Mann, often the most intelligent
person appearing on a given night,
gets the spectacle underway with
a stentorian, Gabriel-like pro-
nouncement, "And now - here's
Johnny!"
THE EVENING wears on - the
monologue with Carson's invar-

Considering the variety of
topics discussed, and considering
Carson's success in handling in-
sipid guests over the past several
years, one would not suspect that
Carson would be illest at ease
talking about one of the most
interesting subjects-politics.
But that's the case, and therein
lies my gripe. I don't begrudge
Carson his pay raise, or his med-
iocre guests and gags, or the mul-
titude of commercial interrup-
tions. What I want to know is:
why is he so wishy-washy?
TRUE, CARSON is not as bad
as Joey Bishop, who, subbing as
emcee on the Tonight Show last
year, was so humbled by the pres-
ence of guest Vice President Hu-

He also found himself agreeing
with two other celebrities who ad-
vocated completely opposing
courses of action in Vietnam. Gore
Vidal, no lover of the Kennedys
or President Johnson (a "corn-
pone Genghis Kahn"), had noth-
ing but the meanest things to say
about the war, while Comedienne
Martha Raye sang the p:aises of
our "fight against aggression."
(Earlier in the week, proudly
sporting a green beret, she had
led a pro-war parade in New York
City.)
Carson one day will fume at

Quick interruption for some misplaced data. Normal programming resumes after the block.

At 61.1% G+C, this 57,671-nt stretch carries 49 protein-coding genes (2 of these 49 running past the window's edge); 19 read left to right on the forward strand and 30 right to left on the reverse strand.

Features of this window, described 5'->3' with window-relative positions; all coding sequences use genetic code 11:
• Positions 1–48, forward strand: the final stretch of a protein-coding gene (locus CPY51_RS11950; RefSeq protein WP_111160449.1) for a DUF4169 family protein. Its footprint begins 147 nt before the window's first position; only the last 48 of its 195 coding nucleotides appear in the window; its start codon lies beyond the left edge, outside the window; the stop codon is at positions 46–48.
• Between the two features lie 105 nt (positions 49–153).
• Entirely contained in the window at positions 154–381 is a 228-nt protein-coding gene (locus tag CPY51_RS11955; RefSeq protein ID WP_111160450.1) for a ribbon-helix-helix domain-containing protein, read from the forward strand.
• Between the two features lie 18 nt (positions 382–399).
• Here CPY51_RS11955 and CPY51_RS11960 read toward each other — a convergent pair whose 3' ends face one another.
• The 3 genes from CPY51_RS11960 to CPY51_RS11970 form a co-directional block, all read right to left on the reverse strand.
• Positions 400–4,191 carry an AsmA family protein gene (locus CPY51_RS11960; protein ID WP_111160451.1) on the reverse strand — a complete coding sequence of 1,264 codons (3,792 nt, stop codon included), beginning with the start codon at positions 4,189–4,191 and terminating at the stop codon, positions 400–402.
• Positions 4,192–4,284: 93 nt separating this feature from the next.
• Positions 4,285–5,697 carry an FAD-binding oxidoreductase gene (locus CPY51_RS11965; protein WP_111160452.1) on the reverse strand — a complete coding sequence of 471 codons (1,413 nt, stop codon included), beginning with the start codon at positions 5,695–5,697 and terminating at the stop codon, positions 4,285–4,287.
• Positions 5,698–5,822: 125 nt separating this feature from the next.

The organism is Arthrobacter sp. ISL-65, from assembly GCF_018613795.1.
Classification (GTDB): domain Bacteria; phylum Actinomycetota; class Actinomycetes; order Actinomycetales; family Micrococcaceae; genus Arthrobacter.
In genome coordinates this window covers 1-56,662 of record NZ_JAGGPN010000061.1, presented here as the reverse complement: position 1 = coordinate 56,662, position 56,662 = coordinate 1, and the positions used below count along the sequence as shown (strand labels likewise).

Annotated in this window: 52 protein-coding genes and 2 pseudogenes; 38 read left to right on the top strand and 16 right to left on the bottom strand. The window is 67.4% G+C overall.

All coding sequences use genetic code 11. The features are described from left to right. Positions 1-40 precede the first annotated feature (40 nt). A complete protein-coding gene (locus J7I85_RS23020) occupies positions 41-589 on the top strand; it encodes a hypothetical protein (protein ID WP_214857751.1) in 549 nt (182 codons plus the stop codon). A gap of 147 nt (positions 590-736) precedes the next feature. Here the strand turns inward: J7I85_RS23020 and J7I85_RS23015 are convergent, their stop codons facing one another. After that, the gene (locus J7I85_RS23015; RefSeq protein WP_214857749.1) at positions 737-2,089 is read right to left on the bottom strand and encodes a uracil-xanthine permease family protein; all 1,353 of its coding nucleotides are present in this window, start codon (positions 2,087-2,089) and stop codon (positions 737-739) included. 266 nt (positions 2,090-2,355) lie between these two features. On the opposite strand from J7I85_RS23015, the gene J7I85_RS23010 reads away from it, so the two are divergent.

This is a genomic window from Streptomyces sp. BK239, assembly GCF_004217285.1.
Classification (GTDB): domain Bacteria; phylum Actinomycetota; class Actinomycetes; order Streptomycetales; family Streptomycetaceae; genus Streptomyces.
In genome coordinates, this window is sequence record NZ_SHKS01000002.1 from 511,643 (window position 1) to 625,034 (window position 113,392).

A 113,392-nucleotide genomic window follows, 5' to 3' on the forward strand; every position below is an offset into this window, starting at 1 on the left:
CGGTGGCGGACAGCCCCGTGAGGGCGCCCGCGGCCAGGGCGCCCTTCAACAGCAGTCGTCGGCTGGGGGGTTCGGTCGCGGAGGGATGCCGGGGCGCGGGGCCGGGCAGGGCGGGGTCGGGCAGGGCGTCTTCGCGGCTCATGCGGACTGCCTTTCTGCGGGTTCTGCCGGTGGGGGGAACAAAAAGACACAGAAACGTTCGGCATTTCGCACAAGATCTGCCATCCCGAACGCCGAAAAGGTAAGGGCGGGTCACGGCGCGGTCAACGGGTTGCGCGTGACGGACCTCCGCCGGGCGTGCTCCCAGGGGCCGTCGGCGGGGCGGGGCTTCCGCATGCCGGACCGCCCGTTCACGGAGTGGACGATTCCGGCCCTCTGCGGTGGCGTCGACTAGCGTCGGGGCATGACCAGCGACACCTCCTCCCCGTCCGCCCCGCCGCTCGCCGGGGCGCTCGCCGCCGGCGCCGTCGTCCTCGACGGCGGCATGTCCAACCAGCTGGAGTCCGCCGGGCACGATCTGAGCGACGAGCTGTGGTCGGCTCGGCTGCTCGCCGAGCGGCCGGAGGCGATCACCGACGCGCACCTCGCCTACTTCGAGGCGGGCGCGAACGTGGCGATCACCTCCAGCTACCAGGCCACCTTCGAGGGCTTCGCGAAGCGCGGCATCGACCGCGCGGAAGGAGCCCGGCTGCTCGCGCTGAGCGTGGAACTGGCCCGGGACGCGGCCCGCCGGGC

the anti-war protesters ("I think
they've carried this a bit far.");
the next, give Arthur Schlesinger
that you-don't-say?-look of agree-

Every day hundreds of young
colored men are refusing to fight
with the American forces in Viet-
nam.
They live in a society where at
the moment the army provides
poor people with almost their only
opportunities for regular pay, so-
cial status and human dignity. Yet
it provides it at a high price -
the risk of growing cynicism and
revulsion from a war in which
one does not believe, and the pos-
sibility of death. Increasingly as
the war escalates poor colored peo-
ple will not pay that price. Most
of them are South Vietnamese.
But one or two are black Ameri-
cans. Now that Muhammad Ali
(Cassius Clay) has decided not
to fight in Vietnam, other young
Negroes may follow his example.
Since Malcolm X was killed
there is probably no other Ne-
gro with whom the inhabitants
of the black ghettoes can identify
so closely. But the immense psy-
chological importance of his deci-
sion should not blur his personal
courage. Like the others who have
already burnt their draft cards,
Muhammad Ali faces imprison-
ment. But it is a decision which
every conscript is aware of. The
glib distinction between hawks and

the war. Unless he took a lead in
encouraging young men to resist
the draft, he felt he was merely
a hawk in dove's clothing. His
stand has had the same psychol-
ogical significance in the white
community. as Muhammad's is
likely to have in the black, for
Dr. King's strength has always
been to jog the conscience of white
America. His move has already
caused dismay among the ranks
of the liberals, and many who
chose to call themselves his sup-
porter have now turned on him.
But his stand is consistent.
The war on poverty and dis-
crimination and the war in Viet-
nam are inextricably connected,
not only because of the psychol-
ogical link of color, as white men
are in the role of oppressors in #
both theatres, not only because a
disproportionately high number of
American casualties are Negro, but
at its most unemotional level be-
cause of the financial link. The
United States cannot afford to
spend more than £140,000 ($300,-
000) to kill one member of the #
Viet Cong, and still fight a suc-
cessful war on poverty at home.
ALTHOUGH Europeans often
think of America as a very con-
formist society, its traditions of